Questionnaires are a great way for employees to let you know what needs to be improved in order to bolster productivity and a positive environment. There are all kinds of reasons to post surveys at work, let’s explore some of them.
Employee satisfaction surveys can help you gain insight into the day-to-day struggles and victories of your coworkers. Nothing fosters candid opinions quite like anonymity. Giving staff the ability to air grievances and come up with new ideas without the fear of repercussions or judgement leads to honest evaluations and possibly even solutions to problems you may not have realize existed before the survey exercise. Indeed explains that following up after the survey results are in is very important, “If companies give employees surveys with a sincere desire to evaluate workplace satisfaction and determine what changes will make employees happier, employers can be rewarded with increased engagement and productivity. Furthermore, as trust grows, employees are likely to continue to provide to businesses honest input that can lead to a mutually beneficial relationship.”
Numbers don’t lie, and sometimes a survey can be a quick way to understand what’s at the heart of an issue. For example, maybe the people in payroll have noticed an unexplained increase in time for the last year. If you have 100 employees and 45 of them admit to forgetting to clock out during lunch breaks, you can clearly ferret out the problem. Perhaps the time clock needs moved to a more visible location? Maybe it’s too far from the cafeteria or exit? Getting data from a survey can help you troubleshoot these kinds of issues.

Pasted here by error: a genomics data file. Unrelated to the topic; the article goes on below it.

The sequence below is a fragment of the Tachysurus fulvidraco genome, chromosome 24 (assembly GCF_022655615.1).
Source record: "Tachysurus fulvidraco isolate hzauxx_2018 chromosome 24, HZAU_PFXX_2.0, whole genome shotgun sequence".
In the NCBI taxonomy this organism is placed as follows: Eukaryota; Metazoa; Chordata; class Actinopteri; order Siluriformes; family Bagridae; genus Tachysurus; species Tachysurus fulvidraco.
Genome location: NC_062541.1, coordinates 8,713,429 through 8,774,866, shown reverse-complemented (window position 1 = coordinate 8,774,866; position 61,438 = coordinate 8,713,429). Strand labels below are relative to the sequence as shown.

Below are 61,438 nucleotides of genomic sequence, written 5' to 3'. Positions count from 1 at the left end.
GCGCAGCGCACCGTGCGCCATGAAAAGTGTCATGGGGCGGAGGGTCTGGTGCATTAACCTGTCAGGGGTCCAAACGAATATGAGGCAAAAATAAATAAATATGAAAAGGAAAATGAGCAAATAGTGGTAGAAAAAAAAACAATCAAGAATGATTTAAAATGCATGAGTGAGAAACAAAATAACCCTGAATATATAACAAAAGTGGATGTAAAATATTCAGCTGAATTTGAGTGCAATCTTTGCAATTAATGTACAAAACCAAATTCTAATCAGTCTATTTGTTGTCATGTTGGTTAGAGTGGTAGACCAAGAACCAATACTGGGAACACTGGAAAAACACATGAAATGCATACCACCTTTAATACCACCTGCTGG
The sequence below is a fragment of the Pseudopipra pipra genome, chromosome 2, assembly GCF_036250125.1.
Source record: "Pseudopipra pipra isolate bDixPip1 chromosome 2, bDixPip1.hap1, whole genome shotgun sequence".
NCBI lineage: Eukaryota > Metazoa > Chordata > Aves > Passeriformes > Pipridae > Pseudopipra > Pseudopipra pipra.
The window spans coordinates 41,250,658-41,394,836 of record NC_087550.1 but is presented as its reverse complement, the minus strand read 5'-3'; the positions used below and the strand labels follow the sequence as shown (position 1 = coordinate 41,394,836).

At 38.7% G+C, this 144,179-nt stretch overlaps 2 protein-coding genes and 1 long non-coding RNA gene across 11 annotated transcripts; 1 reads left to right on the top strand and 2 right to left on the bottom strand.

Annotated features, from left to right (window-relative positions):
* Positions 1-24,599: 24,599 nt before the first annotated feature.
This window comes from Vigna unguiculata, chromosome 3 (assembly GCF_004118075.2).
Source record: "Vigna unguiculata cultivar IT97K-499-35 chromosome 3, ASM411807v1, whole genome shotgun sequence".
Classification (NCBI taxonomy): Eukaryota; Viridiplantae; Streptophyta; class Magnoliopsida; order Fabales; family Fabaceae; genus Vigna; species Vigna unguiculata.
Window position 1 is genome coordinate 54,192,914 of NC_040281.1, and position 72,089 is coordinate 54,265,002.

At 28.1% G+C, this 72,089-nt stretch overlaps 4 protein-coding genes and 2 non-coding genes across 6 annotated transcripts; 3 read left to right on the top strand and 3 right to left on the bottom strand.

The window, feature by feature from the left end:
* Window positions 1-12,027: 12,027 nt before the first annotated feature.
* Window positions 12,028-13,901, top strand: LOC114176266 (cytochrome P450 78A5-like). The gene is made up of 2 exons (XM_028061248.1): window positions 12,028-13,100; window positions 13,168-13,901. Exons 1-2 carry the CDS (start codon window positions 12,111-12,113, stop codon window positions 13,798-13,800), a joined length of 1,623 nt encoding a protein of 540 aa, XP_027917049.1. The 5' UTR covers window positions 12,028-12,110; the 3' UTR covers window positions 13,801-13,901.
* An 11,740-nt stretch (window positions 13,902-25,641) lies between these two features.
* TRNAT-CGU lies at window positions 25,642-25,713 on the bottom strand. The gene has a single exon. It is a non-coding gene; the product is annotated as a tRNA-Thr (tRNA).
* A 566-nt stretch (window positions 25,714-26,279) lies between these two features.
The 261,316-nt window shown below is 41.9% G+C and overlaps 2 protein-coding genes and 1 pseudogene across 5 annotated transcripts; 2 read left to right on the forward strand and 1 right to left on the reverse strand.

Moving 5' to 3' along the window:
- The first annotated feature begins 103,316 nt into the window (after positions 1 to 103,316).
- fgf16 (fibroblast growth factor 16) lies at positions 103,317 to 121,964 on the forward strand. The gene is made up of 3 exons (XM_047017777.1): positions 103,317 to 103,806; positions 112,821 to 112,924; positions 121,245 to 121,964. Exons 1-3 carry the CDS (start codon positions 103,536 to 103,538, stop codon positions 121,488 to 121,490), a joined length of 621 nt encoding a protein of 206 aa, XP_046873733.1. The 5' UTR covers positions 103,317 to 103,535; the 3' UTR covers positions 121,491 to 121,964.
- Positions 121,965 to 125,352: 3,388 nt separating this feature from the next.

Just because your job is a safe environment for you, doesn’t meant it feels that way for everyone. Diversity training is great, but sometimes untoward behaviors can slip through the cracks and go unnoticed by managers and supervisors. Having employees answer questions about equity and inclusion can help you identify any problems looming in your office.
Surveys don’t always have to be super scientific or data driven to improve your work space. Something as simple as a show of hands or slips of paper in a cup can boost morale. Small things like taking a poll about casual Fridays, or which restaurant everyone would like to have food catered from one Tuesday a month, (obviously everyone should vote tacos) or how many types of coffee should be in the break room are a fun way to help employees know their voices are being heard.
Surveys in the workplace are important for a number of reasons, but the main goal is efficient communication that can influence change for the betterment of the company.